“Life is discovered on other planets!” shouted one of the young men who had been staring at Janice Cray – this was Keith Frias, whose left arm would shortly be torn from his body.”
Minutes later you read this.
“Hey!” Wayne Welland said, surprised. It was his final word.
The car accelerated directly at the place where the crowd of job seekers was most tightly packed and hemmed in by the DO NOT CROSS tapes.”
In my opinion, the differences won’t impede your enjoyment of both the book and the movie. If you are enjoying streaming the series or watching it live, I warn you that the story of Mr. Mercedes and Bill Hodges does not end until the end of the third book of the trilogy. I bought all three and raced through them during my glorious vacation in Sedona.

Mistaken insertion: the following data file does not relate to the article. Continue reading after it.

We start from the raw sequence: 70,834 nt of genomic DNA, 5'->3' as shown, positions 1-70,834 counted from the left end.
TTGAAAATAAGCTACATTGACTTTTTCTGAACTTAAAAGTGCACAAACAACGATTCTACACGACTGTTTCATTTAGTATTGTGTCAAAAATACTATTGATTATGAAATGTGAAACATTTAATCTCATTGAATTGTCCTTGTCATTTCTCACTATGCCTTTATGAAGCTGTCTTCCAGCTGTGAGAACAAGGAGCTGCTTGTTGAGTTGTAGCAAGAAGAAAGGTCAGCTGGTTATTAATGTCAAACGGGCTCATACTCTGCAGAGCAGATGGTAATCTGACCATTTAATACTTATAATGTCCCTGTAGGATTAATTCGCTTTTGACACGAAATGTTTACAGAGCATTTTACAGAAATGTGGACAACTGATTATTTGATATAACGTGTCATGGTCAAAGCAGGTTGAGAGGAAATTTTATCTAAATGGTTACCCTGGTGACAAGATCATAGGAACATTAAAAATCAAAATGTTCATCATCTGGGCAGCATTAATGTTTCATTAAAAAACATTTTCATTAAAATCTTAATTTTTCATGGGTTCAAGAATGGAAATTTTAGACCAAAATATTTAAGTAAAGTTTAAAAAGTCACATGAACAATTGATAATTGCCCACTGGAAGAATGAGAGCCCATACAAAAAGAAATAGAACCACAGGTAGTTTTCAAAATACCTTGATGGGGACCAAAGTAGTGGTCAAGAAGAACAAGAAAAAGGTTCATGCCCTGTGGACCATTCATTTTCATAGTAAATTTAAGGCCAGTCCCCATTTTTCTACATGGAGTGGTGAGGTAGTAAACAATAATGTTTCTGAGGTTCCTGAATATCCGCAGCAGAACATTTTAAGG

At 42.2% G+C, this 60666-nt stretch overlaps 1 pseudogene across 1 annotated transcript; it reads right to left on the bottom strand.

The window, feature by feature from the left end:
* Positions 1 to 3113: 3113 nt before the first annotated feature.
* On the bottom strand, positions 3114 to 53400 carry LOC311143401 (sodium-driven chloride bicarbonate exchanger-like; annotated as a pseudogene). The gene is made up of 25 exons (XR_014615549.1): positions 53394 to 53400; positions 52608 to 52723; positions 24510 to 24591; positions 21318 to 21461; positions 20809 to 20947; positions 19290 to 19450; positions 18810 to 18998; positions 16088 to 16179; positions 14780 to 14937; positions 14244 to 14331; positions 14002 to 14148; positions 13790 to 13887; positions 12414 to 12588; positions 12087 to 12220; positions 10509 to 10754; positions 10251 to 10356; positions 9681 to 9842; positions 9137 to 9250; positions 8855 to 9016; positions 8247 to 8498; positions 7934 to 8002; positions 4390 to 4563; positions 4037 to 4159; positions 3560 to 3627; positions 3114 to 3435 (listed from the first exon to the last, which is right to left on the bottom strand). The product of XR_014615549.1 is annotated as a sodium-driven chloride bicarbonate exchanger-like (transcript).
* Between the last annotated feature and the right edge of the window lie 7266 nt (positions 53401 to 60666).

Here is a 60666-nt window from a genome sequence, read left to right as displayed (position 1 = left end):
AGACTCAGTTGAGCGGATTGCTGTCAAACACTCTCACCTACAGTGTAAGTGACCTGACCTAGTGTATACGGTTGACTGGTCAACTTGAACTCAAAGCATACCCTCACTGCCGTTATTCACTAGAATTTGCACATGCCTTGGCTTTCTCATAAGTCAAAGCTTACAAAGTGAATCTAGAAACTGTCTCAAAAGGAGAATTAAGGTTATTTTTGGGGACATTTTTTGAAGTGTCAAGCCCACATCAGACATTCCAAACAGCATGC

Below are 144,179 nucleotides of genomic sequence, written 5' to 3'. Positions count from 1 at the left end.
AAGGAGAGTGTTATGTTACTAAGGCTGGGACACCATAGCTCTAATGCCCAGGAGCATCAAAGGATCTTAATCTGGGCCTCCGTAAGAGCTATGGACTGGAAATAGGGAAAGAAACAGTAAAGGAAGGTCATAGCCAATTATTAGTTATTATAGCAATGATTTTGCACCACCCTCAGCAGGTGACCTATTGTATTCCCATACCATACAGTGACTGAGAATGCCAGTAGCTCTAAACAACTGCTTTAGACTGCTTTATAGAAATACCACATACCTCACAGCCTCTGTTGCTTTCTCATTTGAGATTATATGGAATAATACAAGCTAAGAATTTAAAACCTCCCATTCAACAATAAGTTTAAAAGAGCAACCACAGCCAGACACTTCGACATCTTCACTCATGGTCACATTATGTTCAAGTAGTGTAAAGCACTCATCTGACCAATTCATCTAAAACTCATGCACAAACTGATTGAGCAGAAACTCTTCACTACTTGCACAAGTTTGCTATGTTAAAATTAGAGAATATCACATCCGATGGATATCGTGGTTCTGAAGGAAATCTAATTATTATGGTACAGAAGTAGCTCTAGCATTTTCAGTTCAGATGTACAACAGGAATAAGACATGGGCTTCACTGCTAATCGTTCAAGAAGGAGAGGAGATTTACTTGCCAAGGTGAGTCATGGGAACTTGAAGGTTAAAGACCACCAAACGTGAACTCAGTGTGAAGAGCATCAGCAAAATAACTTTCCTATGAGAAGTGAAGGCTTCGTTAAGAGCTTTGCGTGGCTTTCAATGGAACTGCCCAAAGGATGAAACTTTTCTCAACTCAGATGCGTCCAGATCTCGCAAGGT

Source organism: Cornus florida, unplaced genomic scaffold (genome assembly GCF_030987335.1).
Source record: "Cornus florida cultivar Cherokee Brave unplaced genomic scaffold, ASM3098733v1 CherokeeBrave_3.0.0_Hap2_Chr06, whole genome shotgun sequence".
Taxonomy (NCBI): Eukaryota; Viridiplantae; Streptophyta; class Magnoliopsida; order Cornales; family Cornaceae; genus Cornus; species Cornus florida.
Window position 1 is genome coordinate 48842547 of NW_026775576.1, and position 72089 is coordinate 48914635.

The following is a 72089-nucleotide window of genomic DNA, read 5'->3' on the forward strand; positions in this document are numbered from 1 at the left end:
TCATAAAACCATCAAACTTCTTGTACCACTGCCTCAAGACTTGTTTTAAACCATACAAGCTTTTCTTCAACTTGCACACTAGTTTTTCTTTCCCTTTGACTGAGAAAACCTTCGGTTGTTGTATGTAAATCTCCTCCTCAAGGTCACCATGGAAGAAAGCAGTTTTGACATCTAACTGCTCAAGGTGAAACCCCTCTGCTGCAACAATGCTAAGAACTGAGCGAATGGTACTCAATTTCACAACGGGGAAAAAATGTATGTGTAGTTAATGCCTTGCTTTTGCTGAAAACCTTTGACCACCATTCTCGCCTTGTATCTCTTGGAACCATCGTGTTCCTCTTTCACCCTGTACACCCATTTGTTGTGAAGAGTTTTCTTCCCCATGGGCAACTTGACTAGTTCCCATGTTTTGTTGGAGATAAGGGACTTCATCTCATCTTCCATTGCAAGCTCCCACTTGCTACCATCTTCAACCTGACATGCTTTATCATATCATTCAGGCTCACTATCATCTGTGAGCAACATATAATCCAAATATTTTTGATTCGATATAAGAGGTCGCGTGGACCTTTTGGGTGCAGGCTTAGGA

If you are an author, you owe it to yourself to read this trilogy if for no other reason than to admire how he can weave tales so expertly that you keep turning the pages
“Stephen King is the author of more than fifty books, all of them worldwide bestsellers. His recent work includes The Bill Hodges Trilogy, Revival, and Doctor Sleep. His novel 11/22/63 was named a top ten book of 2011 by The New York Times Book Review and won the Los Angeles Times Book Prize for Mystery/Thriller as well as the Best Hardcover Book Award from the International Thriller Writers Association. He is the recipient of the 2003 National Book Foundation Medal for Distinguished Contribution to American Letters. He lives in Bangor, Maine, with his wife, novelist Tabitha King.”